After an extremely cold and stressful crossing of the North Atlantic from Nuuk, Greenland to Iceland, it was necessary to thaw before continuing my journey. Iceland's famous “Blue Lagoon" was suggested by my friend Ed Neffinger as an appropriate pilot de-icing facility.
My original route of flight from Reykjavik, Iceland to Wick, Scotland. The route was modified prior to takeoff to fly at 3000 ft and below freezing levels off the coast of Iceland.
An enormous storm, which would have kept me grounded for the next five days, was moving rapidly towards Iceland from the west. My plan was to leave BIRK in the early morning just before the storm hit. A large high, parked over the west coast of Ireland provided clockwise wind rotation and 36 knot tail winds towards Scotland. Perfect.
173 knots ground speed at 6.2 gph. I would pay a price for the tremendous tail wind later.
Passing the rugged Faroe Islands enroute to Scotland.
EGPC - ATC reported winds at 29 knots gusting to 38 knots right down the runway. Wick is located at the northern tip of Scotland and gets blasted by unrelenting arctic winds.
The landing at Wick, Scotland was like riding a bucking bronco down to the ground. After touch down and half stick back to protect the nose wheel, the plane started to climb again. I hope Wick ATC would not charge me for multiple landings! The taxi to the “Far North Aviation” hanger was practically uncontrollable.
To escape the blustery winds outside, I taxied my plane in to one of the WWII-era hangers at Wick airport. For many ferry pilots, this is the last stop in Europe before heading to Iceland and onward to North America. The entire airport is a time capsule from the 1940's and has a great vibe. Thank you Andrew for the tremendous welcome and support during my stay in Scotland.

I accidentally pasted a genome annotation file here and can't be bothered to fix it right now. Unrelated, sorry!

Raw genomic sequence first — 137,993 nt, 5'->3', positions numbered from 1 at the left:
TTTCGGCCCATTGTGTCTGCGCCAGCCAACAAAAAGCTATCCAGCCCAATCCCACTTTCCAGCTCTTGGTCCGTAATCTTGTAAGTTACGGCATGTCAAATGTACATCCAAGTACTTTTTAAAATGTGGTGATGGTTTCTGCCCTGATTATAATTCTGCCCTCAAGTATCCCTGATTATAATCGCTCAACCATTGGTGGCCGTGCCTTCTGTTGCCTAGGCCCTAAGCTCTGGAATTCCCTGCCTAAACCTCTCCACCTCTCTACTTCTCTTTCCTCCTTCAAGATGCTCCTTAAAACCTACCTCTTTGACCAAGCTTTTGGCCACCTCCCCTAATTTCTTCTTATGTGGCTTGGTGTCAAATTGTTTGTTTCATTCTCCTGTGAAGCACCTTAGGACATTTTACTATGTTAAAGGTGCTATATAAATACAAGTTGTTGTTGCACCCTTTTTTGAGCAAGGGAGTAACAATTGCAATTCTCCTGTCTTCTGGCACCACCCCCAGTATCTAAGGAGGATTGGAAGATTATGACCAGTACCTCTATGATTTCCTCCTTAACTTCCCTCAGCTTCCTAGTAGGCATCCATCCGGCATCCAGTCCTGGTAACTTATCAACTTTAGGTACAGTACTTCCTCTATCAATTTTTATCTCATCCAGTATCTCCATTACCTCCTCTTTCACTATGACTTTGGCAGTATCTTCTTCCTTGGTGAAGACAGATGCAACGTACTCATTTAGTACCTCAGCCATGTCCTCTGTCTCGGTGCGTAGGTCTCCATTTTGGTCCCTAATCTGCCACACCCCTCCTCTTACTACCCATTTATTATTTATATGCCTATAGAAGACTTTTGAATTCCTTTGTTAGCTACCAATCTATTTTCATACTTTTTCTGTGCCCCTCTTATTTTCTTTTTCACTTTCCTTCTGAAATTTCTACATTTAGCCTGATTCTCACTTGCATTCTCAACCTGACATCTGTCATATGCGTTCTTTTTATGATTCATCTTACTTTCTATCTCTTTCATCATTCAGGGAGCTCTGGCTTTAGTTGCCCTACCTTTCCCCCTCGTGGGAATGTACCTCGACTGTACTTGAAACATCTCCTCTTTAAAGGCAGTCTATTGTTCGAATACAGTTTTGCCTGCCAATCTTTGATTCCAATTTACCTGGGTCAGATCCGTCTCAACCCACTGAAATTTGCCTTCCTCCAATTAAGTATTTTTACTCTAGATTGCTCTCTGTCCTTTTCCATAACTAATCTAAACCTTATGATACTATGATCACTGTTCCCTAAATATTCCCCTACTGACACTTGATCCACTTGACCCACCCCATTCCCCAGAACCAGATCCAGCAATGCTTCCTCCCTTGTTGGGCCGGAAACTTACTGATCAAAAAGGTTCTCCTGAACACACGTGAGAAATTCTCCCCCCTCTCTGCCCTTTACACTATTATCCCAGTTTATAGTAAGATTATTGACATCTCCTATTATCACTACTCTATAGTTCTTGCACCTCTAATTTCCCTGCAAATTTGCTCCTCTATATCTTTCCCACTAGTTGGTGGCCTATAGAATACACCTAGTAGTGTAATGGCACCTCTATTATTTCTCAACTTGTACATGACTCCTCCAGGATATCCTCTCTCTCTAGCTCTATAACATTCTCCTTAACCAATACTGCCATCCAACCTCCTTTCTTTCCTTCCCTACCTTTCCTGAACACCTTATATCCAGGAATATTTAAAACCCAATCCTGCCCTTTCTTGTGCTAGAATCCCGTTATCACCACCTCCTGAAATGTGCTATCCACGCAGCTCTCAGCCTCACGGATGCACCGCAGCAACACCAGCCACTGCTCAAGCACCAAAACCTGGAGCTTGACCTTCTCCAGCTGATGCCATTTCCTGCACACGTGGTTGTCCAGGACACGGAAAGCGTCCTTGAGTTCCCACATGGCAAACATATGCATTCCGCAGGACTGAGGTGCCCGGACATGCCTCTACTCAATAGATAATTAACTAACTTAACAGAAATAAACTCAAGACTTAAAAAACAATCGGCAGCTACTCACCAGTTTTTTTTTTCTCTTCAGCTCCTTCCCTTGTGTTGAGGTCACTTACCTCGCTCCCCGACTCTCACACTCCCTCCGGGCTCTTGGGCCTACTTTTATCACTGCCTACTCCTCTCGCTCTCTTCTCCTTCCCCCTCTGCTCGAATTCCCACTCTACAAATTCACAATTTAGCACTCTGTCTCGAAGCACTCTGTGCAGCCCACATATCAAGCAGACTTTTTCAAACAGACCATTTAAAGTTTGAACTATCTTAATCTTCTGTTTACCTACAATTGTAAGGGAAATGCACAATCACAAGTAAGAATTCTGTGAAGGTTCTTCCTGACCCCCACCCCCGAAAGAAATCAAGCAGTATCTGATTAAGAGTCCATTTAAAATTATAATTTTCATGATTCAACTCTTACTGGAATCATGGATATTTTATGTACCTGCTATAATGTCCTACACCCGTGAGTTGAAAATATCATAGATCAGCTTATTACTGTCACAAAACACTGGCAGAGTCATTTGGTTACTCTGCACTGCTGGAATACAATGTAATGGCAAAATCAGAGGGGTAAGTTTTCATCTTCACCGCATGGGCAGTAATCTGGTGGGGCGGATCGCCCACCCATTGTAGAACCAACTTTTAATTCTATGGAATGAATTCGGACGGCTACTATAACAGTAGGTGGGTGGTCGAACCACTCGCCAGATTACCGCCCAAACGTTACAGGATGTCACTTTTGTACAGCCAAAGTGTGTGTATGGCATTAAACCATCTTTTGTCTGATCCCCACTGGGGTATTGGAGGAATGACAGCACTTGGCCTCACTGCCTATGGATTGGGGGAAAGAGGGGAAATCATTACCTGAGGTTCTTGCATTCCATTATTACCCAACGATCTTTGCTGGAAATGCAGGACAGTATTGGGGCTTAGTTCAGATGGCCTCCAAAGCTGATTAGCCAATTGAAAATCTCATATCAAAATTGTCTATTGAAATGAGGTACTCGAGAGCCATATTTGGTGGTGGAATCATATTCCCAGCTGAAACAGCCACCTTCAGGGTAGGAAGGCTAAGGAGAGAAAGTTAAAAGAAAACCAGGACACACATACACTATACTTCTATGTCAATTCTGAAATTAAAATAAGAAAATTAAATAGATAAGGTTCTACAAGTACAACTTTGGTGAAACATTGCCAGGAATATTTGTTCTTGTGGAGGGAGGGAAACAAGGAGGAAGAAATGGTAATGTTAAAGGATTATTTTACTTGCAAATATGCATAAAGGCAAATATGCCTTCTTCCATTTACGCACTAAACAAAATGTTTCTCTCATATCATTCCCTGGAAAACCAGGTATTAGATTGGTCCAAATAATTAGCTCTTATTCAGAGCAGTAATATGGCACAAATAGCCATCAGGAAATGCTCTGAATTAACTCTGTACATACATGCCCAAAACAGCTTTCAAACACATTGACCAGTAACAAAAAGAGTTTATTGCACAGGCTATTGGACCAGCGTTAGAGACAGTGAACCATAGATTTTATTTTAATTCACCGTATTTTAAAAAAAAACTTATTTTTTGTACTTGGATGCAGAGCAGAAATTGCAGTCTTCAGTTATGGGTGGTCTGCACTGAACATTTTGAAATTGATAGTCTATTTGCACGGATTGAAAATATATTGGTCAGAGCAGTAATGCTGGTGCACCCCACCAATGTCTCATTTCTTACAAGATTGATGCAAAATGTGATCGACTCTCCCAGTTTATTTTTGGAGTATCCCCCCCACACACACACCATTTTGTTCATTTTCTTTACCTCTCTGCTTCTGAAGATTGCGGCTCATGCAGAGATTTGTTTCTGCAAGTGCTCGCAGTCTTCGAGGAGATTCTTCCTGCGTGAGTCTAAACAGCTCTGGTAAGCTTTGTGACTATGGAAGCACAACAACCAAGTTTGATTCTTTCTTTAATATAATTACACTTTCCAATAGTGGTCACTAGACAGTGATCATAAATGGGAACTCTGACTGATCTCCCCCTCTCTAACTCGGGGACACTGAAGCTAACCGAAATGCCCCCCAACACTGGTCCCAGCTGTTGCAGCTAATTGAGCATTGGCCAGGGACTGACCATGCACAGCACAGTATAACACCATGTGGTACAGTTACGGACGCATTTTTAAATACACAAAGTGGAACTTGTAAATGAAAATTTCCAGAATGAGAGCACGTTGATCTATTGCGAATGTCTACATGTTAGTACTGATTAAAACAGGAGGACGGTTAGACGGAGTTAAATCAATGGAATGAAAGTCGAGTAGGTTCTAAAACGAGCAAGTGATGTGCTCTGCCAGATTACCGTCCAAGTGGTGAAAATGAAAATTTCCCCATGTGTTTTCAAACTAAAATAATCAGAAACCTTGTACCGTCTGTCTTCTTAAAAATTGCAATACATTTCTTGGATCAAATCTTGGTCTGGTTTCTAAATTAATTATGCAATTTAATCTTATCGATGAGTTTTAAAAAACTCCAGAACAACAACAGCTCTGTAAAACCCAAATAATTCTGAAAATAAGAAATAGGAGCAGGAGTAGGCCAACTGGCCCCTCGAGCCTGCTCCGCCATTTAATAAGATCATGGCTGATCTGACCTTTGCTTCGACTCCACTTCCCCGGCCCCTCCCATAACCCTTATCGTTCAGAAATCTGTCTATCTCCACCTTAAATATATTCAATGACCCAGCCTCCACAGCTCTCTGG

On 21 May 1941, a photographic reconnaissance Supermarine Spitfire piloted by Flying Officer Michael F. Suckling took off from Wick, and flew to Norway, in search of the German battleship Bismarck. If Bismarck was to break out into the North Atlantic, she would present a significant risk to the ships supplying Britain. 320 miles to the east of Wick, F/O Suckling found and photographed her, hiding in Grimstadfjord. This information enabled the Royal Navy to order HMS Hood and other ships, as well as aircraft, to take positions intended to track Bismarck, and prevent her from entering the North Atlantic. In ensuing battles, Hood was sunk, and, later, Bismarck. German battleships and battle cruisers never again entered the North Atlantic.
Credit: Wikipedia, Wick Airport.